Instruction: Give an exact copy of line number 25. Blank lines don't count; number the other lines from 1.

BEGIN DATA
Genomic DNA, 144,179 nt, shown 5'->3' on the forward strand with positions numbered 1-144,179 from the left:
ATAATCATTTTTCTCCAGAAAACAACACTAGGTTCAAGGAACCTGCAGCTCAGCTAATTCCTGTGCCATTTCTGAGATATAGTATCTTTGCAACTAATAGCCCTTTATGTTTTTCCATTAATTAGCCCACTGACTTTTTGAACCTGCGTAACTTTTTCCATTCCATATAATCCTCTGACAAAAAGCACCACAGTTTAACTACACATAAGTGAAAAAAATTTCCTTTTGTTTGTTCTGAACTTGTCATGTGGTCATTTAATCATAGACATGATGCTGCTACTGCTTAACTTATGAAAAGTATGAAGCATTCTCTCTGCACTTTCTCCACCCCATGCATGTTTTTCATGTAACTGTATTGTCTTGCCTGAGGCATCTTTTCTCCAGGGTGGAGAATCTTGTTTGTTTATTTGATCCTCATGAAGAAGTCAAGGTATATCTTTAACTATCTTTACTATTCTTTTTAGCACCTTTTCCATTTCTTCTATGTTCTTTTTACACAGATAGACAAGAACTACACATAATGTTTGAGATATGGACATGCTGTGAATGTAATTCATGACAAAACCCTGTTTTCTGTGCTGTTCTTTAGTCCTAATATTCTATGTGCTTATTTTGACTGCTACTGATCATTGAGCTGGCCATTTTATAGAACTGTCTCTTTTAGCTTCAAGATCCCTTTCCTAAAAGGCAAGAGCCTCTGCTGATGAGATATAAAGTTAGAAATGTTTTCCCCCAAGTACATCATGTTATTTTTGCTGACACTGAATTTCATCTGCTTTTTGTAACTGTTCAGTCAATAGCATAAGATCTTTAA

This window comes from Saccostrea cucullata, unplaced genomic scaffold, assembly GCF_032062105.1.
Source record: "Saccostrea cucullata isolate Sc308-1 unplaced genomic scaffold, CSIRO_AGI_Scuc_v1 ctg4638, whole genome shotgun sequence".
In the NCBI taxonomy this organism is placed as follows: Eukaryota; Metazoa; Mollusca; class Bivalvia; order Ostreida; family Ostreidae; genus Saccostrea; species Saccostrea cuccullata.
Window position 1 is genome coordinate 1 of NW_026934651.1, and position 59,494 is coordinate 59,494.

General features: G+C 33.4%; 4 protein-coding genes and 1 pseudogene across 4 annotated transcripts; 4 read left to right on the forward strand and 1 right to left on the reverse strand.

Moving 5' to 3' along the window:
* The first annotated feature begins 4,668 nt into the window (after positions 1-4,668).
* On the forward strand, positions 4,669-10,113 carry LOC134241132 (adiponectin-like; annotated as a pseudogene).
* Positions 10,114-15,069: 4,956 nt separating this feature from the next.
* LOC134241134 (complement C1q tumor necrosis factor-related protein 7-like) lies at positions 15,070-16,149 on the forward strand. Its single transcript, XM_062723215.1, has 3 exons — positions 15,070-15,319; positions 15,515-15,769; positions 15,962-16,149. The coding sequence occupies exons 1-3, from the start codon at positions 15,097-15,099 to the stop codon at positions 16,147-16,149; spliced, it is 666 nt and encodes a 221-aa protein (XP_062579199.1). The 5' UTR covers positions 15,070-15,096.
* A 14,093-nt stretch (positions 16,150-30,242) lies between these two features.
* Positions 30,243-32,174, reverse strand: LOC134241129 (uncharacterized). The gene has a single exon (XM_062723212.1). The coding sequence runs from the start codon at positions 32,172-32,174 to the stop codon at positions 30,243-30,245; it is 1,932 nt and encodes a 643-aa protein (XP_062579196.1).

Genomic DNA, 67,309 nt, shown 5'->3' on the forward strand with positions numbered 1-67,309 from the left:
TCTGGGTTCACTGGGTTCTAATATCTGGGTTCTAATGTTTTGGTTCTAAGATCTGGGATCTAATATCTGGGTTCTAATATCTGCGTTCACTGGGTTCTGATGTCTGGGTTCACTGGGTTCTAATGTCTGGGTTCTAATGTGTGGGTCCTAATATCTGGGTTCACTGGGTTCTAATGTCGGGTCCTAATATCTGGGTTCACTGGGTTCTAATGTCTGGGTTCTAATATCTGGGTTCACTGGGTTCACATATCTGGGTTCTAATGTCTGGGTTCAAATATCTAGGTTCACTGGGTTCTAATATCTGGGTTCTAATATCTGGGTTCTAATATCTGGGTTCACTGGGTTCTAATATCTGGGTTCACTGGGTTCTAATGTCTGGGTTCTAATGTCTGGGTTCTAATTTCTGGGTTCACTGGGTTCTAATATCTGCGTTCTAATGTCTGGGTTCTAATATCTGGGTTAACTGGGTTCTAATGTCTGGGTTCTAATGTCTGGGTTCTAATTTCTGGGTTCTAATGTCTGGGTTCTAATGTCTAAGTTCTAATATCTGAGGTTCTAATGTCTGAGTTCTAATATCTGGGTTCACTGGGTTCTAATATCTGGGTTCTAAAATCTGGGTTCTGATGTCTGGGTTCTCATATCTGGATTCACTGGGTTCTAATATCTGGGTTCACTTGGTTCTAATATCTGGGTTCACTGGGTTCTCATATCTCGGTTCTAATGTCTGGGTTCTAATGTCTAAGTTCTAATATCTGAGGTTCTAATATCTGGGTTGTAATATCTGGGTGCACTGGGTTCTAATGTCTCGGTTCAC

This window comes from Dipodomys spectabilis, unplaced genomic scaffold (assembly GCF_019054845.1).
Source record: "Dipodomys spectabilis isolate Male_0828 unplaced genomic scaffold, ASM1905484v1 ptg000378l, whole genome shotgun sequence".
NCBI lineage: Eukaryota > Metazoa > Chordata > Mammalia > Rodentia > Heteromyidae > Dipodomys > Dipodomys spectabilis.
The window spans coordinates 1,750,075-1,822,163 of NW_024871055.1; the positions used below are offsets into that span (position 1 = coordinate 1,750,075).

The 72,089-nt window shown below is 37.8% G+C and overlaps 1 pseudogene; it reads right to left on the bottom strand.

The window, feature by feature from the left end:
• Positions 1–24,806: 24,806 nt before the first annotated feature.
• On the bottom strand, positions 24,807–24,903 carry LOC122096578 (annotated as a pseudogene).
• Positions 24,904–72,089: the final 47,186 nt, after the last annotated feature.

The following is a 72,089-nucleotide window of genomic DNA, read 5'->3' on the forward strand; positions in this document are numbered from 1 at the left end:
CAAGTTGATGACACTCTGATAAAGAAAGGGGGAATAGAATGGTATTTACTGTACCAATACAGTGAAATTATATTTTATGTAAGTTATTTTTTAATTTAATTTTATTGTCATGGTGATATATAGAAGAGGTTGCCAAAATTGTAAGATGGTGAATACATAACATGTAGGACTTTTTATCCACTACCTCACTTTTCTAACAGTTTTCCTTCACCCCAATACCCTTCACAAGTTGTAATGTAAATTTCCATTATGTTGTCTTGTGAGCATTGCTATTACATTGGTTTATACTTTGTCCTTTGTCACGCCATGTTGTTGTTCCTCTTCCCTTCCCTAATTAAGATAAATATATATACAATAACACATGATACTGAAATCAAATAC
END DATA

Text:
• Positions 24,904–72,089: the final 47,186 nt, after the last annotated feature.